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What does tenure mean?

For those outside the world of academia, tenure means little more than glorified job security. Those within the system, however, argue it means so much more than that. Tenure is defined as a “status granted to an employee … indicating that the position or employment is permanent.”
Christina Bieber Lake, tenured Clyde S. Kilby professor of English, and Adam Wood, non-tenured assistant professor of philosophy, answered questions regarding tenure and its place in an academic institution.
“Tenure is supposed to represent a commitment on the part of the faculty member and the institution,” explained Bieber Lake. “In effect, each is saying to the other that we value the work you are doing and want to make it possible for the faculty member to stay here for the long term.” However, having tenure does not require a professor to permanently stay at an institution nor does it shelter them completely from disciplinary action.
The process of obtaining tenure varies from one institution to the next, and Wheaton’s process is outlined in the faculty handbook. Unique to the college is that “all tenure-track faculty members must complete a Faith and Learning paper.” This must happen “before they can apply for promotion or tenure or before the end of the fifth year of faculty service at the College, whichever comes first.”
The faculty handbook states that tenure is “the recognition of our faculty as our most valuable continuing resource” and is prompted by “a desire to assure through the faculty an excellence of educational experience for our students.”
Wood described tenure as “important due to the nature of academic work.” As academics, “It’s part of our job to ‘push the envelope’ in both research and teaching, to think in new, creative and challenging ways and to prompt our students to do the same.”
Bieber Lake echoed his statement, saying, “Tenure was originally designed to protect the intellectual freedom of the faculty member. It allows the faculty member to explore and express different opinions on topics without fear of reprisal.”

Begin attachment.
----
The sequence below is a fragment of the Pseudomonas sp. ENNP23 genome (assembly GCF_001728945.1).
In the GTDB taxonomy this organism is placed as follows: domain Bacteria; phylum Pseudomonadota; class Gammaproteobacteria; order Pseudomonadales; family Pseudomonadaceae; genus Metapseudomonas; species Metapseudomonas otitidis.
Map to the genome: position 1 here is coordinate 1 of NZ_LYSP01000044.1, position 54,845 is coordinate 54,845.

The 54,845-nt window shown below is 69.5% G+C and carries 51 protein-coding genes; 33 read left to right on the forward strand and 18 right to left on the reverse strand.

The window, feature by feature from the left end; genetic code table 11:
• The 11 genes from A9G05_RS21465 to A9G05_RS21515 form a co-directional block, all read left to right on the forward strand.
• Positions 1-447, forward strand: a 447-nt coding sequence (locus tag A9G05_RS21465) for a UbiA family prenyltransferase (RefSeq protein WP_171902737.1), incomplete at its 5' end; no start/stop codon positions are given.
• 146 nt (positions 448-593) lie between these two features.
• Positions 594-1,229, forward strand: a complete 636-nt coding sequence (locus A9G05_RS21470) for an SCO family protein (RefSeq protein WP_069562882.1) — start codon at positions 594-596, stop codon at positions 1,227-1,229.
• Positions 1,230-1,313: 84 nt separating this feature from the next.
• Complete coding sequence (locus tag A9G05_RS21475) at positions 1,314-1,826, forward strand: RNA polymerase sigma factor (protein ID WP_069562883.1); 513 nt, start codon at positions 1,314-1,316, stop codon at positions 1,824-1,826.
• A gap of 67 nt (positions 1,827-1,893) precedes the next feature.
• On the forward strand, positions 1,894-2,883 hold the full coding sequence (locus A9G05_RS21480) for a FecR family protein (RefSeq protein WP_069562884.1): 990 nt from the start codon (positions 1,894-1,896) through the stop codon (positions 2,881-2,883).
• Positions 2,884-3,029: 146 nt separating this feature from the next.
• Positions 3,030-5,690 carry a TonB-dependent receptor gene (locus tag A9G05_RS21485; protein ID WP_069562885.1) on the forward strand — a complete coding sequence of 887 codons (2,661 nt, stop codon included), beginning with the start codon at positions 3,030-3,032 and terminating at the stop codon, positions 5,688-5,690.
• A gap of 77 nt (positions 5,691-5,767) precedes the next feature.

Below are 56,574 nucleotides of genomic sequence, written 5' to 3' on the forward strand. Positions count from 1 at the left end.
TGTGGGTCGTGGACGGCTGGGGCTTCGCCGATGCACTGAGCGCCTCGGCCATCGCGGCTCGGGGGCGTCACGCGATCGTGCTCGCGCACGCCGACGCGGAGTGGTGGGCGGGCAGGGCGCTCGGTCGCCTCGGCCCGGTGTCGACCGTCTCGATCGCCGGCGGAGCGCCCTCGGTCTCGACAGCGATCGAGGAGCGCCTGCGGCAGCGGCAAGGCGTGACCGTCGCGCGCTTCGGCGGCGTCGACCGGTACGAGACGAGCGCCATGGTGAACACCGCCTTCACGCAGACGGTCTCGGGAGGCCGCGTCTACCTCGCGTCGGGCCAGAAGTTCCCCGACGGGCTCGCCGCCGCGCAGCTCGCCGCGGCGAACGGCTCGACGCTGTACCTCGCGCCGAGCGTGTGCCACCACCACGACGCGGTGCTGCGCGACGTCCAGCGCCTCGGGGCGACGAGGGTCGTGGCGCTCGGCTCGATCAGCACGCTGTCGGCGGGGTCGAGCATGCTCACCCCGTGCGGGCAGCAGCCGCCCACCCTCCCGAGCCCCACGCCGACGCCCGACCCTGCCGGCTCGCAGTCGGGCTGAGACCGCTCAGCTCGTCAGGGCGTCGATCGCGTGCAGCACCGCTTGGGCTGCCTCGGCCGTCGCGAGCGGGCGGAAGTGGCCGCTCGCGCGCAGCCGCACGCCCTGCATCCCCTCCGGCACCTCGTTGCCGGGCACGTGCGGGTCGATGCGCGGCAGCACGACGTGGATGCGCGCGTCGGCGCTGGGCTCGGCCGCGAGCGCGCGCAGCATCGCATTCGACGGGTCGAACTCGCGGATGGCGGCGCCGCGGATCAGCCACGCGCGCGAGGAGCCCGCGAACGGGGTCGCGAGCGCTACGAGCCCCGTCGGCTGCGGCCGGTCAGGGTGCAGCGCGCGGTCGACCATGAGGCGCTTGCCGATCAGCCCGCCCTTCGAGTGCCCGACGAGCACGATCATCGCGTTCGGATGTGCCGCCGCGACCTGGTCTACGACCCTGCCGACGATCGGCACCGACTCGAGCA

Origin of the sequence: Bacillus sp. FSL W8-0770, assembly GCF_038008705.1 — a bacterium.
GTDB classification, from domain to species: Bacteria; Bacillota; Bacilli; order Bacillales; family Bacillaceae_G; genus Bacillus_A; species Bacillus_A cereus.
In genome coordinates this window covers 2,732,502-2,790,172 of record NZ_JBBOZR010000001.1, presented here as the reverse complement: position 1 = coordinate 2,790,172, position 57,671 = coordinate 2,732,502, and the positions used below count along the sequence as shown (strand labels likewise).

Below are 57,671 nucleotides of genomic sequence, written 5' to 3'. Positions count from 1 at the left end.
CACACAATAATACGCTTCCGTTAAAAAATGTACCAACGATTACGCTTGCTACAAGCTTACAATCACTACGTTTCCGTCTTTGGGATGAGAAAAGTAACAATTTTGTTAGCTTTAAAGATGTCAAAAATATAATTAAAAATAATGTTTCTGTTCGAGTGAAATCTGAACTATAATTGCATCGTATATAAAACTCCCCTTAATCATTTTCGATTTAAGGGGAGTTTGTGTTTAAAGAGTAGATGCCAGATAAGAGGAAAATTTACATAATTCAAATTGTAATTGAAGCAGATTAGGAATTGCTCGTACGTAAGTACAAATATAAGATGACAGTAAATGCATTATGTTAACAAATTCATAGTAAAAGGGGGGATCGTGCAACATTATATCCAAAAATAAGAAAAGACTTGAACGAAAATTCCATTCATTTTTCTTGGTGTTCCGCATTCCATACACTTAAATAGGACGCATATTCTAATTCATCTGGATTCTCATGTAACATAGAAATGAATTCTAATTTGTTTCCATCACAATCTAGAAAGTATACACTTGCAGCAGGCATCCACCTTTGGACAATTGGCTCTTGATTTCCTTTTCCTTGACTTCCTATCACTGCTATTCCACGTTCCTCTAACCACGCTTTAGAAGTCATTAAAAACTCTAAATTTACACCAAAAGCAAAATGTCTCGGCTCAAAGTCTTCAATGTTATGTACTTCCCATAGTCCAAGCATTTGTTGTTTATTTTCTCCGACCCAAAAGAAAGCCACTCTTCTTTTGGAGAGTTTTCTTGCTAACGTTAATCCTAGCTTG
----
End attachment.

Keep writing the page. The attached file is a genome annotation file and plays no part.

The question has now become, “What are the limits of tenure?” Debates regarding tenure, freedom of speech and the first amendment are nothing new, and Wheaton is not the only college to brush up against this issue. Recently, two faculty members at Mount St. Mary’s University were fired after disagreeing with remarks made by the president. One was a tenured philosophy professor; the other was a law professor, the campus newspaper adviser and a former trustee of the university.
Wood said that in academia “sometimes … the stuff we talk about can be tough and worrying. It needs to be that way for students to learn. Hence profs can’t be constantly worried about getting fired if they say something upsetting.”
Bieber Lake took it one step further, saying, “When a faculty member is free to think and work without fear, she can be more productive and effective.” So what happens when that freedom is questioned? A professor’s fear for their employment might limit the productivity and effectiveness of their work. Does a limit placed on teachers consequently place a limit on the educational experience of students?

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